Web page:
I need to find the radius of convergence of the following power series: $$\sum_{n=2}^{\infty} \dfrac{x^{n}}{n^2-n}$$

I know the radius of convergence must be 1 from an online calculator. However to show this I must show the following: $$\lim_{n \to \infty}sup |\dfrac{1}{n^2-n}|^{1/n} = 1$$

I'm not sure how I'm supposed to go about doing this! Following this the radius of convergence would be that to the power of -1, and hence 1.

  • $\begingroup$ Sorry but "$\sum\limits_{n=2}^{\infty} \frac{x^{n}}{n^2-n} = 1$" is not a series (but "$\sum\limits_{n=2}^{\infty} \frac{x^{n}}{n^2-n}$" is). $\endgroup$ – Did Mar 29 '16 at 22:09
  • $\begingroup$ Whoops! Corrected. $\endgroup$ – Uq'''12wn1F12u2x3uW31H1JBk9m Mar 29 '16 at 22:17

It is easier to use the ratio test; rewrite the sequence as: $a_n = \frac1{n(n-1)}$. Then,

$$\left| \frac{a_{n+1}}{a_n} \right| = \frac{n-1}{n+1}$$


So$$\lim \left| \frac{a_{n+1} x^{n+1}}{a_n x^n} \right| = |x|$$

If $|x| < 1$, then.. and if $|x| > 1$, then.. Conclusion $R = 1$.

  • $\begingroup$ I'm not sure how this helps me find the radius of convergence? I thought the ratio test is just for straight up series and not power series! $\endgroup$ – Uq'''12wn1F12u2x3uW31H1JBk9m Mar 29 '16 at 22:11
  • $\begingroup$ @Amir A power series is a perfectly good series. The ratio test allows you to conclude convergence if $|x| < 1$ and divergence if $|x| > 1$, so the radius of convergence must be $1$. $\endgroup$ – Bungo Mar 29 '16 at 22:37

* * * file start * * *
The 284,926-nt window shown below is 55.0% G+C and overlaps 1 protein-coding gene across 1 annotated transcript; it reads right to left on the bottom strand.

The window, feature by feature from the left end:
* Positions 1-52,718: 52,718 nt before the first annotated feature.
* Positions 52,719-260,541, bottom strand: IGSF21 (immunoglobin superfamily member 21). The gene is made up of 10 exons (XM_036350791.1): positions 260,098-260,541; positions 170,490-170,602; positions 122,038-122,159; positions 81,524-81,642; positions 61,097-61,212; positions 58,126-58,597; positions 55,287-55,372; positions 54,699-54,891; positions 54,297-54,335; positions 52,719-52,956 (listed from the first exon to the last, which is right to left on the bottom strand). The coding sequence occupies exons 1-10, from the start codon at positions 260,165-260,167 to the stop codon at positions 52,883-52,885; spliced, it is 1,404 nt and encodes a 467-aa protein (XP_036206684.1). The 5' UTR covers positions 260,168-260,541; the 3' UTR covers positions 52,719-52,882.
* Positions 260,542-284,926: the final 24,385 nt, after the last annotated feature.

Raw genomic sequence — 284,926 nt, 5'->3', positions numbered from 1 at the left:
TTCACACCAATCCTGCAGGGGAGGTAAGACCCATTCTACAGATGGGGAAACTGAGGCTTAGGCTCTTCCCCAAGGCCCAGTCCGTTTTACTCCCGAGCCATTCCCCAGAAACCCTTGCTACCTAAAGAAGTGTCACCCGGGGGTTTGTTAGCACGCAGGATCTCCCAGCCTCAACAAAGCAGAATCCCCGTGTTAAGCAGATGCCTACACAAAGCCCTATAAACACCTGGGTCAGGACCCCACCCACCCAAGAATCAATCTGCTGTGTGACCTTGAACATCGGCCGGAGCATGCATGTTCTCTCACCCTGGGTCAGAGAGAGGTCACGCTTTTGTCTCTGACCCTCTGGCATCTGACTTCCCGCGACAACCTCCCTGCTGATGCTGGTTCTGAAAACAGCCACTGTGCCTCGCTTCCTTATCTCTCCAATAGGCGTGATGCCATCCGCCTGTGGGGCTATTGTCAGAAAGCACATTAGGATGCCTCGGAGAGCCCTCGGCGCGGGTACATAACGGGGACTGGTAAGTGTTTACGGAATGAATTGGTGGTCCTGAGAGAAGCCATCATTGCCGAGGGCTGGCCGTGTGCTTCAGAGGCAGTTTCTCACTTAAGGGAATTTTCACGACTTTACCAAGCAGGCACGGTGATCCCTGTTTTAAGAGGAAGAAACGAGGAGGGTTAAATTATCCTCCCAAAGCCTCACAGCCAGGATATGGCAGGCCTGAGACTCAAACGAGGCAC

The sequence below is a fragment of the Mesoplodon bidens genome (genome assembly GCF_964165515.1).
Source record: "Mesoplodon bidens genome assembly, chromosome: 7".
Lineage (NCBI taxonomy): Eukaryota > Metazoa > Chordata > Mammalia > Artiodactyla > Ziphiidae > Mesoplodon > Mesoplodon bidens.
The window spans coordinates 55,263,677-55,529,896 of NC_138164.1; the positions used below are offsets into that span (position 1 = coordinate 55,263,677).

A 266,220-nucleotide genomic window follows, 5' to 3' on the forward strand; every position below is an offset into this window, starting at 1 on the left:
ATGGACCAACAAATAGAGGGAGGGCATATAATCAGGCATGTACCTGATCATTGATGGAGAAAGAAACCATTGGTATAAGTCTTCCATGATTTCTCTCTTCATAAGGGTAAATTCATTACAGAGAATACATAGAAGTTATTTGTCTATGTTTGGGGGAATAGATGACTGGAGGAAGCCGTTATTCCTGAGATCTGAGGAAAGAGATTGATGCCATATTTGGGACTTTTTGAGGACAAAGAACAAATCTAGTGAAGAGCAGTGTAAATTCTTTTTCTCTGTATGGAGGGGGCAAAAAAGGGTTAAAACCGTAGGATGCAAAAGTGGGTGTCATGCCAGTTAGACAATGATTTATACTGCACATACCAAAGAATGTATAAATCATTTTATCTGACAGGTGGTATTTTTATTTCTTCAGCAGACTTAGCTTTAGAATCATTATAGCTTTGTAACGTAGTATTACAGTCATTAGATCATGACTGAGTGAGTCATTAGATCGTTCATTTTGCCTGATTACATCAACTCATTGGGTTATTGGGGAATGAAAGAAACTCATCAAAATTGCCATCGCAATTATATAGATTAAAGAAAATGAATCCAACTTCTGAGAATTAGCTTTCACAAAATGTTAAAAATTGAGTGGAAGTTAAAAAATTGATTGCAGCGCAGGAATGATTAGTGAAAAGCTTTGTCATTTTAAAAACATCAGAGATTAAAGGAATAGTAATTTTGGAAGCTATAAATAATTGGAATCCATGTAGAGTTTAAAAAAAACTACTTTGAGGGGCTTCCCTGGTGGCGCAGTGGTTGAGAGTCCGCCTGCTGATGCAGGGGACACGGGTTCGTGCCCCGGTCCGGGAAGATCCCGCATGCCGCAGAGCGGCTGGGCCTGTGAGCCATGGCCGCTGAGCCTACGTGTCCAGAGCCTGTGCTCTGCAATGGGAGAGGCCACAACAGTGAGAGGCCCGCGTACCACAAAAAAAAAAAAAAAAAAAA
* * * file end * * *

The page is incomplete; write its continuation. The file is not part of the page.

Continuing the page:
As the answer by Ahmed Hussein shows, the ratio test is easier to apply in this problem. However, with a bit of effort, we can also use the root test.

For $n \geq 3$, define $x_n = (n^2 - n)^{1/n} - 1$ and note that $x_n > 0$. Then $$n^2 - n = (x_n + 1)^n = \sum_{k=0}^{n}{n \choose k}x_n^k$$ by the binomial theorem. Since the summands are nonnegative, the sum is at least as large as the $k=3$ term, so $$n^2 - n \geq {n \choose 3}x_n^3 = \frac{n(n-1)(n-2)}{6}x_n^3 \geq 0$$ which means that $$0 \leq x_n^3 \leq \frac{6(n^2 - n)}{n(n-1)(n-2)} = \frac{6}{n-2}$$ and consequently $$0 \leq x_n \leq \left(\frac{6}{n-2}\right)^{1/3}$$ Since the right-hand side converges to zero as $n \to \infty$, we have $x_n \to 0$ by the sandwich theorem. Recalling the definition of $x_n$, this means that $$\lim_{n \to \infty}(n^2 - n)^{1/n} = 1$$ and so also $$\limsup_{n \to \infty} \left|\frac{1}{n^2 - n}\right|^{1/n} = \left|\frac{1}{\lim_{n \to \infty}(n^2 - n)^{1/n}}\right| = 1$$

Note: I borrowed the basic idea of this argument from Baby Rudin's proof that $\lim_{n \to \infty}n^{1/n} = 1$ (Theorem 3.20(c)).

  • $\begingroup$ A more involved but awesome second way of looking at this - Thank you! $\endgroup$ – Uq'''12wn1F12u2x3uW31H1JBk9m Mar 29 '16 at 23:02

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